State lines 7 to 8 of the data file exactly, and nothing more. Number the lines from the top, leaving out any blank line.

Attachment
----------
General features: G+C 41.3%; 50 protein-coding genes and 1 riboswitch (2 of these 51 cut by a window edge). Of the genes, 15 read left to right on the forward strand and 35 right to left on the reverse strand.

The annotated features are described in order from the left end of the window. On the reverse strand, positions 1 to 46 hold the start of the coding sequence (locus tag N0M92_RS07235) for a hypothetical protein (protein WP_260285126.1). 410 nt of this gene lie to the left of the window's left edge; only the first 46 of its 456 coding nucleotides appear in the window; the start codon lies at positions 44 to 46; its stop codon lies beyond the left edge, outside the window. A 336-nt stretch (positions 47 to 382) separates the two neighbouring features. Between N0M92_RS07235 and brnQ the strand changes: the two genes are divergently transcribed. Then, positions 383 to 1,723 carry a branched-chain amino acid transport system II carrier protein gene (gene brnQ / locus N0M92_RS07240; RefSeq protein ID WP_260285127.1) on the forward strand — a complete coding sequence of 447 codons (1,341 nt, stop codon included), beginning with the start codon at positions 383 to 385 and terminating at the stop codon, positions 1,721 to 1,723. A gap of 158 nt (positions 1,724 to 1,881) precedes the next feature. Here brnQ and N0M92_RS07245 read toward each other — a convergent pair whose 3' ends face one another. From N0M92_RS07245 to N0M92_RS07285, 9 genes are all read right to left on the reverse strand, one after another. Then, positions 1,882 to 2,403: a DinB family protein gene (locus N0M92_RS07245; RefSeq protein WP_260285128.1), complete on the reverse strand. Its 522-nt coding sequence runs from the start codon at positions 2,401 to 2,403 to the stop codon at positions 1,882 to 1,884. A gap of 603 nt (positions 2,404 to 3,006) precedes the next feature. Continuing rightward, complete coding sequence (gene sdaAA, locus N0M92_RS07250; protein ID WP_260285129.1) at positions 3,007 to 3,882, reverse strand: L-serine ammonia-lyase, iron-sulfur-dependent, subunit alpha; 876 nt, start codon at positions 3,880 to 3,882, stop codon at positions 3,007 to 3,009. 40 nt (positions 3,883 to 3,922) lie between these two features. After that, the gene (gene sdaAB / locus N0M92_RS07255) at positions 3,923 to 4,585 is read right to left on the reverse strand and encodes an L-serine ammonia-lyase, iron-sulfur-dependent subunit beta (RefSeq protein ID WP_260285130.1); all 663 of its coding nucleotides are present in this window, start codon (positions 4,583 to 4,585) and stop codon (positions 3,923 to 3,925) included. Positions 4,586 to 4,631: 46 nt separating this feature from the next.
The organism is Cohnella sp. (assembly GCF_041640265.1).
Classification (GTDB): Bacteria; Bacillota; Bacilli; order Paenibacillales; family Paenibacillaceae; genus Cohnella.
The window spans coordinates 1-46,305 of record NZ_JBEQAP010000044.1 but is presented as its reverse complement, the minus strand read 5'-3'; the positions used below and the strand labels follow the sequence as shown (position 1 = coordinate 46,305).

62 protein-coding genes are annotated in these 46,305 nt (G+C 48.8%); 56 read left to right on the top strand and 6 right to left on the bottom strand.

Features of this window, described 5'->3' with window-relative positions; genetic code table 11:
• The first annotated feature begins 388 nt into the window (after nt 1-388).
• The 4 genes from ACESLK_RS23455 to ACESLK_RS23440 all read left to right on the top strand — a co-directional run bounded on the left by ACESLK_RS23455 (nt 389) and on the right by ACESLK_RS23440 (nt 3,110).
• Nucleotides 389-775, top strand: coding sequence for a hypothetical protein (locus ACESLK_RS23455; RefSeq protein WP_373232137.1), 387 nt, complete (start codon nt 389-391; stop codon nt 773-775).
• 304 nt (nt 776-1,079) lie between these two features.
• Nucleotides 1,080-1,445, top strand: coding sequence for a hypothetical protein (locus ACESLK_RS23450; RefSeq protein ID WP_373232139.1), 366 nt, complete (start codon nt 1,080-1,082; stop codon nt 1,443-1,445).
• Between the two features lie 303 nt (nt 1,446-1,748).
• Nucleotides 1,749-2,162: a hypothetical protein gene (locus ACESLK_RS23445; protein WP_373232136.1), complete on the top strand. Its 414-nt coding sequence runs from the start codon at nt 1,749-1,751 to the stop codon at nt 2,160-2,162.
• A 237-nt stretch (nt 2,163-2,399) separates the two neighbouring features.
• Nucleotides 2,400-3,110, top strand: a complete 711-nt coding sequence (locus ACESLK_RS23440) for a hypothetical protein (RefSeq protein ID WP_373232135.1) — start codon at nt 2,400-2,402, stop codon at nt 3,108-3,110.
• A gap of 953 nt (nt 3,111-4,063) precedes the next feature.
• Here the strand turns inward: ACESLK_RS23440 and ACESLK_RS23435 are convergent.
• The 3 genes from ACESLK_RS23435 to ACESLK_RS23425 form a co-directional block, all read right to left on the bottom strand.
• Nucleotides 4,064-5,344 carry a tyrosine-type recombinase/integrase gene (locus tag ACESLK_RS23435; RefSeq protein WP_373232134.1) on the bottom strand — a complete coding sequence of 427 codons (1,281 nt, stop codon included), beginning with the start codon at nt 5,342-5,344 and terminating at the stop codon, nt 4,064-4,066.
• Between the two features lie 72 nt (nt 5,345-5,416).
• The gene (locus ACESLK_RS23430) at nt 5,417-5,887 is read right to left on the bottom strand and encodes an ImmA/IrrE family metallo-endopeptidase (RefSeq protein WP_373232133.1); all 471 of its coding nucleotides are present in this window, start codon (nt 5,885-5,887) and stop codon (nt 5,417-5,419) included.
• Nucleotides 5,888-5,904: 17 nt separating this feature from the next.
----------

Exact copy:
Features of this window, described 5'->3' with window-relative positions; genetic code table 11:
• The first annotated feature begins 388 nt into the window (after nt 1-388).